France reported record 52,010 cases of Covid Sunday, as infections rise rapidly.

Pandemic adviser warned true total is likely above 100,000 as second wave hits.

While increased testing is in-part to blame for rise, Jean-Francois Delfraissy said he is shocked by 'brutality' of second wave that 'will be stronger than the first'.

Record cases also logged in Germany, Russia and Italy as Europe suffers.

France is probably seeing more than 100,000 coronavirus infections per day, the government's chief pandemic adviser has admitted, as the official toll hit a record 52,000 cases on Sunday.

Jean-Francois Delfraissy, who leads France's Scientific Council, said he has been shocked by the 'brutality' of the second wave that is currently hitting Europe.

Once asymptomatic cases and people who are not getting tested are taken into account, he said, France's daily case total is probably in six figures.

France reported 52,010 cases of coronavirus on Sunday, the latest data available. The total marks a one-day record, and shows a rapid increase compared to recent weeks

While increased testing is in part to blame for the record-breaking rises, Delfraissy added that the second wave of virus 'will surely be stronger than the first.'

France has seen its daily coronavirus case totals rise rapidly in recent weeks, almost doubling from 29,837 a week ago on Sunday, to 52,010 reported this Sunday.

The country also reported 116 deaths, lower than in recent days, but amid warnings that intensive care beds are rapidly filling up

While deaths have not risen as rapidly, half of the country's intensive care beds are now occupied with coronavirus patients, with more than 2,500 in use.

In the Ile-de-France region, where hard-hit Paris is located, that figure rises to two thirds of intensive care beds.

Jean-Francois Delfraissy, France's top pandemic adviser, warned the country's true daily Covid case total is probably in six figures as he called for more action to slow second wave

If the numbers continue to rise then the health system risks being overwhelmed, meaning deaths could soar as both Covid and non-Covid patients struggle to access emergency treatment.

Mr Delfraissy described the situation in France as 'very difficult, even critical,' adding that 'we have a virus that circulates extremely quickly'.

Delfraissy recommended extending curfews in place in most major French cities to cover the whole country or a full 'circuit breaker' lockdown to regain control (pictured, the Paris metro)

Asked what can be done to stem the rise in cases, Delfraissy suggested extending 9pm til 6am curfews that currently cover around two thirds of France's population to the whole country.

He also suggested a 'circuit breaker' lockdown of the kind being used in Ireland, Wales and Scotland in the hope of rapidly decreasing cases.

In France, Delfraissy suggested the lockdown would be for a short period of time and would still allow children to go to school.

Exiting the lockdown would also be more orderly than it was earlier in the year, he said, with a return to curfew - not the 'new normal' that was previously proposed.

Meanwhile Dr. Eric Caumes, head of the infectious and tropical diseases department at Paris' Pitie-Salpetriere Hospital, warned that 'we have lost control of the epidemic.'

He said the breaking point came 'a couple of weeks ago' and that the country is rapidly heading towards another full lockdown.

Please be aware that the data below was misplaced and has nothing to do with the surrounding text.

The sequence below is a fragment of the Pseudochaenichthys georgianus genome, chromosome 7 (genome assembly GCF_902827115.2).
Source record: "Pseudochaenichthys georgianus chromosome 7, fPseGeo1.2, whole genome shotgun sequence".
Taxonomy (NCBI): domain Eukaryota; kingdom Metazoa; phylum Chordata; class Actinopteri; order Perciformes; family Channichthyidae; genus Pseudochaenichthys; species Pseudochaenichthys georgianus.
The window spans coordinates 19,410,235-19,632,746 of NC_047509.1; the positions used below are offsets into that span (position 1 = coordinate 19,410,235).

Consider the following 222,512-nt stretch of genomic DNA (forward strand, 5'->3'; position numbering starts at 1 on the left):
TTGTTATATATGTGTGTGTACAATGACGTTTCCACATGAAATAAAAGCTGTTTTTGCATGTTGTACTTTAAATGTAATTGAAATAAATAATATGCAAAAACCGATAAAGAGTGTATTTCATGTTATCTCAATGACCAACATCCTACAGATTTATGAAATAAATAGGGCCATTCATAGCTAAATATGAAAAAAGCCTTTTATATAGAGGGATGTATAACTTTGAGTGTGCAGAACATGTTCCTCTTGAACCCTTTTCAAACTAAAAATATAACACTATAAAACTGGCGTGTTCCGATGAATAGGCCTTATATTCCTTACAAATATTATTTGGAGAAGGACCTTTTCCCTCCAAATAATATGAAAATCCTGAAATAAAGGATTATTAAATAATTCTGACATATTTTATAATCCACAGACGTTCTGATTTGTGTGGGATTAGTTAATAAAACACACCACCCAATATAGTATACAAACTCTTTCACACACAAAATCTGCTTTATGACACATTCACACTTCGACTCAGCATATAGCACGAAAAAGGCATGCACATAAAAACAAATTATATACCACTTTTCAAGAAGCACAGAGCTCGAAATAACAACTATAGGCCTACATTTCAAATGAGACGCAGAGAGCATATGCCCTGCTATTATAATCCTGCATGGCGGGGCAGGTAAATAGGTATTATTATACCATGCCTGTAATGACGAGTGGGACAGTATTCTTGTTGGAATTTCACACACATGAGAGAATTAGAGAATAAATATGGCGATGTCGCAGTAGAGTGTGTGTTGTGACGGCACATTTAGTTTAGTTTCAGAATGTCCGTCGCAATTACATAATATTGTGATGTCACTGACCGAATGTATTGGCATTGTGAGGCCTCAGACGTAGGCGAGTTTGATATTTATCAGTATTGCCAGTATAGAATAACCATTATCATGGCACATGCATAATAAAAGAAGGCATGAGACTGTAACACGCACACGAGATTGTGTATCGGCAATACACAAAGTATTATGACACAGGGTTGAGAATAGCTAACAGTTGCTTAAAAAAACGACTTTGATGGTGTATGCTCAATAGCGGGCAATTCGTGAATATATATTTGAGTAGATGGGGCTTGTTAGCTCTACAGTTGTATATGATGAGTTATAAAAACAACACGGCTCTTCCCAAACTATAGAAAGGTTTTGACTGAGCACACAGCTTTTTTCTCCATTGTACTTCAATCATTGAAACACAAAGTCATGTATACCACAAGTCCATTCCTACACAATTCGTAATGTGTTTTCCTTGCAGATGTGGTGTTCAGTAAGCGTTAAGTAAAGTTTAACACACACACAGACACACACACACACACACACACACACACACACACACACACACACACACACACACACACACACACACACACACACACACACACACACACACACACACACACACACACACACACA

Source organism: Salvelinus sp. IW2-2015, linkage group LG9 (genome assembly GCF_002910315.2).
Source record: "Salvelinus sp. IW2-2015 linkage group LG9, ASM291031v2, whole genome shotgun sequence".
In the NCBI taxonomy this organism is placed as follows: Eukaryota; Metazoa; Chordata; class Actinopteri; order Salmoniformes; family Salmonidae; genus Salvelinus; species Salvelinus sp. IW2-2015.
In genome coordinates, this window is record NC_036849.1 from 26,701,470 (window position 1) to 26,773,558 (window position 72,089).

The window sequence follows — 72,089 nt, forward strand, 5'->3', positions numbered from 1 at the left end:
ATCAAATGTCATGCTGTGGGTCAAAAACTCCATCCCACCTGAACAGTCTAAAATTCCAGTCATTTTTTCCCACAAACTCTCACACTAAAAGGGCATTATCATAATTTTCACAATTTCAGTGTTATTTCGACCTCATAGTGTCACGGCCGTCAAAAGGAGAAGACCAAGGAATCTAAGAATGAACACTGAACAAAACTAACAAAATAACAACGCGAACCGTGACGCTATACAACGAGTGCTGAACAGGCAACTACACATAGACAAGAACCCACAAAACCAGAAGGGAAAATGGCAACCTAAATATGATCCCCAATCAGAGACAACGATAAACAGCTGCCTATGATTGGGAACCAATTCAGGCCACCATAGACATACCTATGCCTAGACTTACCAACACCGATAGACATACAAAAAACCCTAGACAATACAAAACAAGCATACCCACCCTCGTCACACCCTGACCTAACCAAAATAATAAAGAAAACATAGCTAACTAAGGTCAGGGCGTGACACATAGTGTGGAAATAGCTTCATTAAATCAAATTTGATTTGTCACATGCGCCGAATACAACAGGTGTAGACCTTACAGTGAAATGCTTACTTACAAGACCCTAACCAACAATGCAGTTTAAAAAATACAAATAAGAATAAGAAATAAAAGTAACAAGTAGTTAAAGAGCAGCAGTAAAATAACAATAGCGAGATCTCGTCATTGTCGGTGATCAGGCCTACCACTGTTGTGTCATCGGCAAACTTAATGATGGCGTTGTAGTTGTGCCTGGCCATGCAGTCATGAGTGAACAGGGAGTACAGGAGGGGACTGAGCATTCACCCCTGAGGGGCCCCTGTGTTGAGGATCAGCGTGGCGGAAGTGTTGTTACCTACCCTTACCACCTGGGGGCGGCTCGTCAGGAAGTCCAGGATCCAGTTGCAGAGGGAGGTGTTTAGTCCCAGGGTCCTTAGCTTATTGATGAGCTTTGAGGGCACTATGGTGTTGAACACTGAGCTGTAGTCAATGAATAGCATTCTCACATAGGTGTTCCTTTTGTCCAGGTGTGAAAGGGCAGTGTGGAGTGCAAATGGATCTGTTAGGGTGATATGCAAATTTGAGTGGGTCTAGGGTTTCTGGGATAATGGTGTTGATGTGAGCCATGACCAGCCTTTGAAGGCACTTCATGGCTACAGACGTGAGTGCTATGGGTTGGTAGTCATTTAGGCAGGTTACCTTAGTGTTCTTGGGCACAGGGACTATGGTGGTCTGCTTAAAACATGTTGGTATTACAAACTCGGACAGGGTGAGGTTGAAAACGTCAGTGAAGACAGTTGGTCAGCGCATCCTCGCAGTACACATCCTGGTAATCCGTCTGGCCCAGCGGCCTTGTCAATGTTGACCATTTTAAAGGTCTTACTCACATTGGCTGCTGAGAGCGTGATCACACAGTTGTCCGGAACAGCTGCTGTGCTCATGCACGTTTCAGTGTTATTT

Caumes described the curfew system as a 'risky bet', saying its effectiveness at reducing infections is unknown.

It will take 10 to 15 days to assess whether it has had an impact, he said, and if it fails then France will have 'no choice' but to return to lockdown.

'If it is not efficient at all, we will have to confine, there will be no other solutions unfortunately,' he told FranceTVInfo.

Most major European countries are now reporting daily record coronavirus totals, which are accelerating rapidly even when increased testing is taken into account.

Governments have been desperate to avoid the lockdowns which curbed the disease at the start of the year at the cost of shutting down their entire economies.

But the steady rise in new cases has forced them to ratchet up controls.

'We are facing very, very difficult months ahead,' German Chancellor Angela Merkel told a meeting of leaders from her Christian Democrat party, according to Bild.

Although Germany has fared relatively well compared to other countries in Europe, it too has seen a sharp rise in cases and the closely watched Ifo business climate index fell on Monday, reflecting the worries over the virus.

The gloom around the resurgent virus weighed on financial markets, where oil prices dropped on concerns of another slide in demand and stock markets also fell.

In Spain, which has had more than 1 million cases of the disease, Prime Minister Pedro Sanchez warned the country was facing an 'extreme' situation as he announced a new state of emergency on Sunday, imposing local nighttime curfews and banning travel between regions in some cases.

Italy, the country worst hit in the early stages of the crisis in March, also imposed new curbs, ordering restaurants and bars to close from 6 p.m. and shutting down cinemas, and gyms and imposing local curfews in several regions.

Street clashes with small groups of protestors over the weekend and angry criticism from restaurant owners and business groups about the impact of the measures underlined the increasingly tense climate facing Prime Minister Giuseppe Conte.

This article is republished from Daily Mail Online. Read the original article.